A Danish tech firm who manufacture strain gauges could be about to start a new power meter price war, saying they've now got the cost of their crank-based power technology down to just $6. Sensitivus say they're on a mission to make power affordable for all, and the price cuts are down to falling electronics costs and maturing technology.
Sensitivus (which means 'sensitive' in Latin) made a decision to work with pre-existing manufacturers rather than build their own brand when launching as a crowdfunding project back in 2015, and they can now provide their 'Gauge ApS' technology to any brand for the price of six US dollars to make a power meter crankset. They say strain gauges can now be bought for under $1, and the total cost on top can be less than $10 for other types of power meter too. The $6 figure refers to the cost of the parts and not the cost to manufacturers, as Sensitivus have now made clear in their updated article on the subject.
Founder Rolf Ostergaard said: “We started our quest to democratise power meters and make it affordable for all through two successful crowdfunding campaigns. Now we are taking the next step and make this mature technology available to manufacturers that want to help put affordable power meters on all bikes”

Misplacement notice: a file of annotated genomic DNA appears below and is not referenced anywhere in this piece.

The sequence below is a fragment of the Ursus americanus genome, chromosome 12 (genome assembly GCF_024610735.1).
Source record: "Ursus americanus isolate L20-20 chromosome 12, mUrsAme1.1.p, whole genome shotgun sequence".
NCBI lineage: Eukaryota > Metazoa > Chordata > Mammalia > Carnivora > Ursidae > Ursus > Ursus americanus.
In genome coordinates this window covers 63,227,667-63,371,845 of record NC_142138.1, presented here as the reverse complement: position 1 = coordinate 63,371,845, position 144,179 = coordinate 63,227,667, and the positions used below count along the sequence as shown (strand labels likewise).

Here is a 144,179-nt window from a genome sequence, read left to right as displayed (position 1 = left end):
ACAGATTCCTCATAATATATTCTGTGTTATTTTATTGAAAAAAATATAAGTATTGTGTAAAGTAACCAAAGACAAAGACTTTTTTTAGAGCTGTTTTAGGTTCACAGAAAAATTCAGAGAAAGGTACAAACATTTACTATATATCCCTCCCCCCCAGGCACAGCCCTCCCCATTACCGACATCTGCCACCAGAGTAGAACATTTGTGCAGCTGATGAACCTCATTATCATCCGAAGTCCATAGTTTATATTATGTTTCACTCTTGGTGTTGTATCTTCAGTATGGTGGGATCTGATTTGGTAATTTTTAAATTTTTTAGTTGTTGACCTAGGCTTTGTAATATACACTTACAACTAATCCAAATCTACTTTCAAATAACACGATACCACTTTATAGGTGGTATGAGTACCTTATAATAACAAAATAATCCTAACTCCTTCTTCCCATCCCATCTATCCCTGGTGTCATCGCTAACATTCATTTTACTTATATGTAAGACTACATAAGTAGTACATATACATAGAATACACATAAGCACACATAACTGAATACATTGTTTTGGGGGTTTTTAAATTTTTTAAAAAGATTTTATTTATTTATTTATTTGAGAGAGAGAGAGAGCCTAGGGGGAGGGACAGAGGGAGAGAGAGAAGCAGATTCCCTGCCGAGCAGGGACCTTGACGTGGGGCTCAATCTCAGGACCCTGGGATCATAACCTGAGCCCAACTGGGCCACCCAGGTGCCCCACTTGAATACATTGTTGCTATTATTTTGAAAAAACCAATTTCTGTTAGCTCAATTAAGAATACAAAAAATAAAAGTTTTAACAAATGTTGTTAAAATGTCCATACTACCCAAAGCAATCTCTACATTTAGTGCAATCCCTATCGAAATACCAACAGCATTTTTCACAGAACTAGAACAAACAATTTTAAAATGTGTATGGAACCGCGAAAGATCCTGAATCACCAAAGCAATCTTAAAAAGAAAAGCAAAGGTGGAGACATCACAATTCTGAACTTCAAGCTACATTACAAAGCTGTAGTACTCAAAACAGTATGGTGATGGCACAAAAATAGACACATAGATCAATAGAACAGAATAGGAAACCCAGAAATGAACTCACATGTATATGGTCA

Sensitivus say the 'constant falling curve' of electronics prices plus the gradual maturing of technology have made the lower prices possible. They claim to have pioneered a rechargeable battery with a magnetic charging connector, that has a vibration-sensitive cadence algorithm that is "among the most robust in the industry", and this was taken up by numerous mountain bike brands soon after it went into production. They also provide complete software set-ups including support for phone apps and back-end tools to enable brands to get the technology incorporated into a crankset in as little as two to three months. Companies that include Sensitivus tech on their products include Team Zwatt, Raceface and Easton.
You can find out more on the Sensitivus website here.
Arriving at road.cc in 2017 via 220 Triathlon Magazine, Jack dipped his toe in most jobs on the site and over at eBikeTips before being named the new editor of road.cc in 2020, much to his surprise. His cycling life began during his students days, when he cobbled together a few hundred quid off the back of a hard winter selling hats (long story) and bought his first road bike - a Trek 1.1 that was quickly relegated to winter steed, before it was sadly pinched a few years later. Creatively replacing it with a Trek 1.2, Jack mostly rides this bike around local cycle paths nowadays, but when he wants to get the racer out and be competitive his preferred events are time trials, sportives, triathlons and pogo sticking - the latter being another long story.